|Publication number||US5620011 A|
|Application number||US 08/684,304|
|Publication date||Apr 15, 1997|
|Filing date||Jul 18, 1996|
|Priority date||Jul 18, 1996|
|Publication number||08684304, 684304, US 5620011 A, US 5620011A, US-A-5620011, US5620011 A, US5620011A|
|Inventors||Damian T. Flowers|
|Original Assignee||Flowers; Damian T.|
|Export Citation||BiBTeX, EndNote, RefMan|
|Patent Citations (12), Referenced by (43), Classifications (5), Legal Events (5)|
|External Links: USPTO, USPTO Assignment, Espacenet|
1. Field of the Invention
The apparatus of the present invention relates to divers and their equipment. More particularly, the present invention relates to a mouthpiece of the type used by divers, which would accommodate a mint capsule therein for enhancing the flavor of the mouthpiece during a diving excursion.
2. General Background
In the sport and vocation of diving, divers, by necessity, are require to utilize a mouthpiece which is, in most cases, a rubberized member having a portion for fitting against the gums of the diver, and internal members which allow the diver to clamp his teeth onto the mouthpiece during the diving excursion. One of the problems or discomforts which are suffered by the diver in most cases, is the fact that after a prolonged use of the mouthpiece in the divers mouth, the mouthpiece tends to create a rather distasteful taste, and it becomes somewhat distracting and uncomfortable during the excursion. Furthermore, this unpleasant taste is usually as a result of the salt water when one is doing open water diving. In the past, the treatment for preventing this condition was to spray some mint fluid into one's mouth, or drinking something sweet just prior to diving. The problem with this remedy is that it didn't last the length of the dive, so therefore, before a diver could surface, there would be a horrendous taste in the diver's mouth, which could possible lead beyond the taste to nausea, indigestion and cotton mouth. Although this may not be a life threatening situation, because of the fact that divers must be very alert and focused during diving, due to hazards that may be life threatening, it is important that a diver be as comfortable as possible, particularly in the area of the mouth, so as to not have any reason to inadvertently allow water or the like to enter the air passageways during diving.
Therefore, there is a need in the art for a device which may help to enhance the flavor of a diver's mouthpiece, so that the uncomfortable mouthpiece can be avoided, and a diver may be able to concentrate more fully on his diving excursion.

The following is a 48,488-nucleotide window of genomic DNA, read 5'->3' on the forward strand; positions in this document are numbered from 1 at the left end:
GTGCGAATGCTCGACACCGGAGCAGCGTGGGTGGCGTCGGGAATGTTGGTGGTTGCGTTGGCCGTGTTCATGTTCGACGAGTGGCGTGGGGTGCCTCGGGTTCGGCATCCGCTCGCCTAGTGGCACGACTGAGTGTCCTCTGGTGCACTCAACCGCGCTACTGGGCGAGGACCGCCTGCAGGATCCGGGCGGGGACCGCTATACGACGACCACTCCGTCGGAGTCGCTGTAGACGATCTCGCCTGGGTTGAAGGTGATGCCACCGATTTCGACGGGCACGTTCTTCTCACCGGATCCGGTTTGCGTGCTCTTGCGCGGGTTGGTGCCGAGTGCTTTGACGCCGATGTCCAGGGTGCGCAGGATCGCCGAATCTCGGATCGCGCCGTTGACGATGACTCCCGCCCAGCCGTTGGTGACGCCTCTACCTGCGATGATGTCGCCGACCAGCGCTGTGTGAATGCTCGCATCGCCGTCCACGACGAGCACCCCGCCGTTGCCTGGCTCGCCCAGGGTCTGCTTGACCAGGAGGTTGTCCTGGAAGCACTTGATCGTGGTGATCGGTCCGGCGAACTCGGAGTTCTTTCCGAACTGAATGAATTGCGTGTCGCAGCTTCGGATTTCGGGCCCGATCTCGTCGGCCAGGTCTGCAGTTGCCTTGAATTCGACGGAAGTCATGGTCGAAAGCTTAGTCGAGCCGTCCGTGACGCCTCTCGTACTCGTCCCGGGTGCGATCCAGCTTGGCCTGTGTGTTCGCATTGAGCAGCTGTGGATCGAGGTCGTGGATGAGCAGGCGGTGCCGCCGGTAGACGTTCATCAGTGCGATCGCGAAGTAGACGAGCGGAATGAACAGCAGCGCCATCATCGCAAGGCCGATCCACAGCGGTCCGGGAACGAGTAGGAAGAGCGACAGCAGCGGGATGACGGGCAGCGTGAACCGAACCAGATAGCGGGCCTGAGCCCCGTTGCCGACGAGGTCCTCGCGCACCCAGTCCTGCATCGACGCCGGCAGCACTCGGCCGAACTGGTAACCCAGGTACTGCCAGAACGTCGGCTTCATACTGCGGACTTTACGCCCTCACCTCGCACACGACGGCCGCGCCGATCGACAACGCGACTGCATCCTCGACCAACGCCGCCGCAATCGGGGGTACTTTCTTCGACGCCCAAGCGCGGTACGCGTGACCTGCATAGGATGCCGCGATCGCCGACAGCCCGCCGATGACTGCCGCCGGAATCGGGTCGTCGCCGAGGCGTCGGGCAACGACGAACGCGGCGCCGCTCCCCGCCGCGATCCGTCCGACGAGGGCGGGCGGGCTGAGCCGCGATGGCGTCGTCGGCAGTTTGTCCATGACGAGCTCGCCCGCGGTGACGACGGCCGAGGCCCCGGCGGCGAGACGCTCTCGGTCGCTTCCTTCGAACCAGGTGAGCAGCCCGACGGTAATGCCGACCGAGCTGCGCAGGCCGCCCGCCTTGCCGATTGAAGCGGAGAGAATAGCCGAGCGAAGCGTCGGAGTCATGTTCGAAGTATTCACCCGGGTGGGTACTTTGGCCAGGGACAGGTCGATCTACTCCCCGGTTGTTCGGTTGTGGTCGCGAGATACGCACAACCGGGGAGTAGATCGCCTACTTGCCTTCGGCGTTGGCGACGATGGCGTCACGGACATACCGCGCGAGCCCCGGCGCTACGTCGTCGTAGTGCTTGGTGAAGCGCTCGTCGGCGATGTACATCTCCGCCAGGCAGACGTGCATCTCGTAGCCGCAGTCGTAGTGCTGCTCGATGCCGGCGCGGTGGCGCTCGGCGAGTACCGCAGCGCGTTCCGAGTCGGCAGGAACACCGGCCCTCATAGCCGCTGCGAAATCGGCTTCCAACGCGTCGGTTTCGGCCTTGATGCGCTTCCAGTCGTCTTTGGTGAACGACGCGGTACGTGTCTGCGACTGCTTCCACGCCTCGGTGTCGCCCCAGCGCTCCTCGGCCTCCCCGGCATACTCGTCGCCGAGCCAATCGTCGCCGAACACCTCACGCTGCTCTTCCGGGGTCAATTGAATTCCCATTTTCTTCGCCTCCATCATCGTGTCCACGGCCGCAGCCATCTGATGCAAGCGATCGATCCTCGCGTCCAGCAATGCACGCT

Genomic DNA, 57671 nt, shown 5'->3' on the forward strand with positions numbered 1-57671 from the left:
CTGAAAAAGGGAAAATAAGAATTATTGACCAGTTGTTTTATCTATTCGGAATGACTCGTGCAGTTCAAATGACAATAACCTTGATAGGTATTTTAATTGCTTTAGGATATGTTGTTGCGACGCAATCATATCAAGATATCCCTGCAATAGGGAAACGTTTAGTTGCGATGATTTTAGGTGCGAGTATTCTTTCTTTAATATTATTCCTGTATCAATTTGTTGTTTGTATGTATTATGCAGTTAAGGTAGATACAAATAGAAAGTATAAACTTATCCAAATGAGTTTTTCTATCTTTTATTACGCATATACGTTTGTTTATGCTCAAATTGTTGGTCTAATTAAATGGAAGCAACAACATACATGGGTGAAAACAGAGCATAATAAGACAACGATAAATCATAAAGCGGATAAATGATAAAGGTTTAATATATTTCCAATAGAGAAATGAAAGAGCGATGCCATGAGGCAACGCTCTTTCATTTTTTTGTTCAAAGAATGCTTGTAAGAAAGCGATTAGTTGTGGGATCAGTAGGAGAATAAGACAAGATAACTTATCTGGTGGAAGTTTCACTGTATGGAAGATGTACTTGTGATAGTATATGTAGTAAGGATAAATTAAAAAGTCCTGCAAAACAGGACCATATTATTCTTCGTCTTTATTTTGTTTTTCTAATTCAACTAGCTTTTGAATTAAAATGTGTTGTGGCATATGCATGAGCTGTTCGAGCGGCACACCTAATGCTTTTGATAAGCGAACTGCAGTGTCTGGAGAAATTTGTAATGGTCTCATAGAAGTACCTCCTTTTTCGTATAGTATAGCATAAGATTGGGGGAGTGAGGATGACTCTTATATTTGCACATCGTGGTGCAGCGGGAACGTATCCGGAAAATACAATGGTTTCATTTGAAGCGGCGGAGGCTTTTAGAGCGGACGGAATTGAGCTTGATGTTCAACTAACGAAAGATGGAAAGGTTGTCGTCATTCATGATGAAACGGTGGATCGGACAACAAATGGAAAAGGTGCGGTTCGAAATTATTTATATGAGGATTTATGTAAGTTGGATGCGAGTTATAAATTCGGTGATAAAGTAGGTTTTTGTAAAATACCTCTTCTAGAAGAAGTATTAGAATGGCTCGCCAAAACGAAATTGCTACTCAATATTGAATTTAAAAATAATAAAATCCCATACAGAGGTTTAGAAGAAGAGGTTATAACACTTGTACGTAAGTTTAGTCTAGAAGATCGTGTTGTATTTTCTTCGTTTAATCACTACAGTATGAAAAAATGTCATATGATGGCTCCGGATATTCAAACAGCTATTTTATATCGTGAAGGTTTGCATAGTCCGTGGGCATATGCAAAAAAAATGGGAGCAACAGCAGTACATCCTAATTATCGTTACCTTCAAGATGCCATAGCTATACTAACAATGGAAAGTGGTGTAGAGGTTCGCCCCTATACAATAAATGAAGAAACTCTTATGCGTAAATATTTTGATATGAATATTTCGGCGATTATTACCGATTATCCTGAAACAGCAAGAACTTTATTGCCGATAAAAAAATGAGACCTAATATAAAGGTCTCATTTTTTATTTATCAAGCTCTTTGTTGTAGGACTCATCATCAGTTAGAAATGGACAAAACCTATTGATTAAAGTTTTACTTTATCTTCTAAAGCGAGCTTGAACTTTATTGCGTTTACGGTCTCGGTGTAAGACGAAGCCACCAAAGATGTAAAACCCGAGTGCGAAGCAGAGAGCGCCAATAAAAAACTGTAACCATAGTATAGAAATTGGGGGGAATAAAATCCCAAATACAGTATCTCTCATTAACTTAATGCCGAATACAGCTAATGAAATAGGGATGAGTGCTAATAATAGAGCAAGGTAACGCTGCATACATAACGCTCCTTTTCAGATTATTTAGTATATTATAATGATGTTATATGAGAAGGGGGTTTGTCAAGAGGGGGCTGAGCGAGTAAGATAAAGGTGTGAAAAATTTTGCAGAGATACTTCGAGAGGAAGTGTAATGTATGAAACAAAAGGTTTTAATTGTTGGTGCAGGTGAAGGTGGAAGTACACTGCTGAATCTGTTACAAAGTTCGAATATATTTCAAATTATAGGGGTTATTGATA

In a search conducted of the art in this field, several patents were found in the search, and are incorporated herein in the prior art statement submitted herewith.
The apparatus of the present invention solves the problems in a simple and straight forward manner. What is provided is a molded robber diver's mouthpiece, having an outer first portion, which includes a molded front fiat member which is secured along the forward surface of the gums of the diver during use, and a teething member on each inner surface of the flat, molded member, so that a diver's teeth may bite into the teething member to help maintain the mouthpiece in place. There is further provided a pocket formed in each of the teething members, the pocket so shaped so as to accommodate a mint gel capsule in each of the pockets for the mouthpiece. There is further provided a pair of arcuate ducts extending between the pocket of the mouthpiece between the pocket containing the mint gel and the inner surface of the teething members, so as to define a flow track for the gel when the teeth of the diver bite into the teething members and rupture the outer casing of the mint gels in the teething members. Further, the pockets formed in each of the teething members to house the mint gel capsule are accessed via a slit in the upper surface of each of the teething members so that through force, the mint gel capsule may slide into the pockets yet are prevented from sliding out due to the tight slit formed in each of the upper surfaces of the teething members.
Therefore, it is a principal object of the present invention to provide an improved diver's mouthpiece, where a diver may when biting into teething members on the mouthpiece, be provided with a source of mint gel to enhance the taste of the mouthpiece;
It is a further object of the present invention to provide a diver's mouthpiece, having the ability to accommodate a mint gel capsule in each of the teething members, so that when the teething members of the mouthpiece are bitten into, the mint capsule is ruptured, and gel flows into the diver's mouth.